Westmoreland Coal Co. faces protests over cuts to retirees’ benefits




As Westmoreland Coal Co. tries to emerge from chapter, union members from certainly one of its mines are picketing on the firm’s headquarters in Englewood to protest efforts to reduce retirees’ medical insurance and pensions.

Sarah Myers, an worker at Westmoreland’s mine in Kemmerer in southwest Wyoming, stated Thursday the union needs to maintain staff’ issues entrance and middle because the chapter case proceeds.

“We’re just trying to get our voice out there. We’re just trying to represent ourselves,” Myers stated.

Myers wasn’t in Englewood on Thursday, however she stated miners from Kemmerer are taking turns picketing Westmoreland’s headquarters every week, Monday by Friday.

The firm didn’t return a request for a remark Thursday afternoon. No one answered the overall cellphone quantity on the firm’s headquarters.

Colorado-based Westmoreland, the nation’s sixth-largest coal-mining enterprise with 19 mines in six states and Canada, introduced in October that it had filed for Chapter 11 chapter. It entered right into a restructuring settlement with lenders within the face of $1.4 billion in debt.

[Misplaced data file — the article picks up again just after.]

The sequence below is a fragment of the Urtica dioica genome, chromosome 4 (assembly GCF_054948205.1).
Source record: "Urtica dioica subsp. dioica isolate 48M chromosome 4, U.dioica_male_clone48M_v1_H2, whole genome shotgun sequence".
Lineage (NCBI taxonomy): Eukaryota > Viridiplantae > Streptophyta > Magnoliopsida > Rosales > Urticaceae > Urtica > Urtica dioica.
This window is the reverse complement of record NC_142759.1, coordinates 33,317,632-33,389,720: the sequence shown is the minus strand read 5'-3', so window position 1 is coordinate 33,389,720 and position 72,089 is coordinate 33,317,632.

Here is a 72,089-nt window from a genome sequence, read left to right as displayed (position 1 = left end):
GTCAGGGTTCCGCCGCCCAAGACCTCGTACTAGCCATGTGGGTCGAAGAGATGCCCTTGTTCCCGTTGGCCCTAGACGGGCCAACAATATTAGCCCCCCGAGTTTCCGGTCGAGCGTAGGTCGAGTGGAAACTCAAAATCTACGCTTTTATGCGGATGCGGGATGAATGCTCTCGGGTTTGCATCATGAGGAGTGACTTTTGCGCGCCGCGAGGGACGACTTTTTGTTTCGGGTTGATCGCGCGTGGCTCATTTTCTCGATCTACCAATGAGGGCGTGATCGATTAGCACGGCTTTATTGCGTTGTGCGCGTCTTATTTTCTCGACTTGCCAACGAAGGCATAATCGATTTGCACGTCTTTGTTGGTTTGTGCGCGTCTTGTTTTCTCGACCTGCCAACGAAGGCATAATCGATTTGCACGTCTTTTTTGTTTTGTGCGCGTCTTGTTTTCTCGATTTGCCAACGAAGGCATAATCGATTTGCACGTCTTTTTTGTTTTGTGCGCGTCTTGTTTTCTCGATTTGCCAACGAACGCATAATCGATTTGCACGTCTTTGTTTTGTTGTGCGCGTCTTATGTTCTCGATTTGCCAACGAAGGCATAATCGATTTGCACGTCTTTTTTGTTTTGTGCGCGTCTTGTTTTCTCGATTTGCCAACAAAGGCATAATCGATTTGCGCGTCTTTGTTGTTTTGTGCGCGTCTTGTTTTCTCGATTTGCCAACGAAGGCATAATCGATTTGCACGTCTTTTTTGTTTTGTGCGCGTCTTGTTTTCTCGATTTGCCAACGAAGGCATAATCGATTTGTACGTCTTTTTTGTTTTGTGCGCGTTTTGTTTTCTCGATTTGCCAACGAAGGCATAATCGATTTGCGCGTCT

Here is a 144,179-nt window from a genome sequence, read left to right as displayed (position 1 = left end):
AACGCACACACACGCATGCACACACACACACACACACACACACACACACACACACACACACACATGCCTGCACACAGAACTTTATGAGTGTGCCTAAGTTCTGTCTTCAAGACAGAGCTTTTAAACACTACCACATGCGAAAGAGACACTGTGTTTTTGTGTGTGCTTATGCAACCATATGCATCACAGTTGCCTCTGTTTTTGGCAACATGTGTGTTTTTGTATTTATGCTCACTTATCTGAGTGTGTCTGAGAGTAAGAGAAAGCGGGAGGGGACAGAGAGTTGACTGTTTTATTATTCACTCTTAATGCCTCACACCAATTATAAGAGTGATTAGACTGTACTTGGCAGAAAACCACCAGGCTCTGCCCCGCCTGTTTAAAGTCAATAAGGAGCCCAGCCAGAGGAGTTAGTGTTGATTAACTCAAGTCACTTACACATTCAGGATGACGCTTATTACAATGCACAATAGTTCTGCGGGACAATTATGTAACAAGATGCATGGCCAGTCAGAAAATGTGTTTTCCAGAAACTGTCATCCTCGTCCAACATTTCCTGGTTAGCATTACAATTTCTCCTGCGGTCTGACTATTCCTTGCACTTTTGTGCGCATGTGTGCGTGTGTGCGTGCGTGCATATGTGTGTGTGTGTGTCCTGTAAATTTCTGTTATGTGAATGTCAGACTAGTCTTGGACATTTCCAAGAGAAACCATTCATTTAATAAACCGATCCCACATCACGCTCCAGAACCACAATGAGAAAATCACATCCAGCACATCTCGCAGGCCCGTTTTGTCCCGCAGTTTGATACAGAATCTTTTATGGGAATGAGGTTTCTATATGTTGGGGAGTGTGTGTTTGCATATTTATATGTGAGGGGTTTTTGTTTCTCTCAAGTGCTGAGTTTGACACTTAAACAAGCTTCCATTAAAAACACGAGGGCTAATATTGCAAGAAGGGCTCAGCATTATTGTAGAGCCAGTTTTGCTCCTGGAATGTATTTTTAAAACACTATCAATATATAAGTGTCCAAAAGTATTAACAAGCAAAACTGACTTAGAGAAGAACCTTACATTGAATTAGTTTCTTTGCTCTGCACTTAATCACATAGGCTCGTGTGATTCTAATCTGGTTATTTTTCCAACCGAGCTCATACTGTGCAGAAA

Westmoreland employs practically 3,000 individuals throughout its operations, which embody mines in Wyoming, Montana, New Mexico and North Dakota, and a number of other subsidiaries. It has no mines in Colorado.

An Oct. 23 letter obtained by The Denver Post particulars Westmoreland’s proposed adjustments to the corporate’s agreements with the United Mine Workers of America. The proposals embody freezing retirees’ pensions and eliminating their medical benefits.

The firm has additionally proposed abolishing union contracts if the mines are offered. Westmoreland has stated in court docket filings that potential consumers of its operations gained’t make affords if it means taking over the pension and medical prices.

Richard Morgan, the UMWA’s district consultant, stated about 2,500 retirees, together with union members in Trinidad, Raton, N.M., and Beulah, N.D., could be affected by the corporate’s proposals. As a part of the chapter proceedings, Westmoreland and the union are supposed to renegotiate the contracts, with talks scheduled to wrap up Feb. 13.

“The retirees’ medical benefits are the main sticking point,” Morgan stated.




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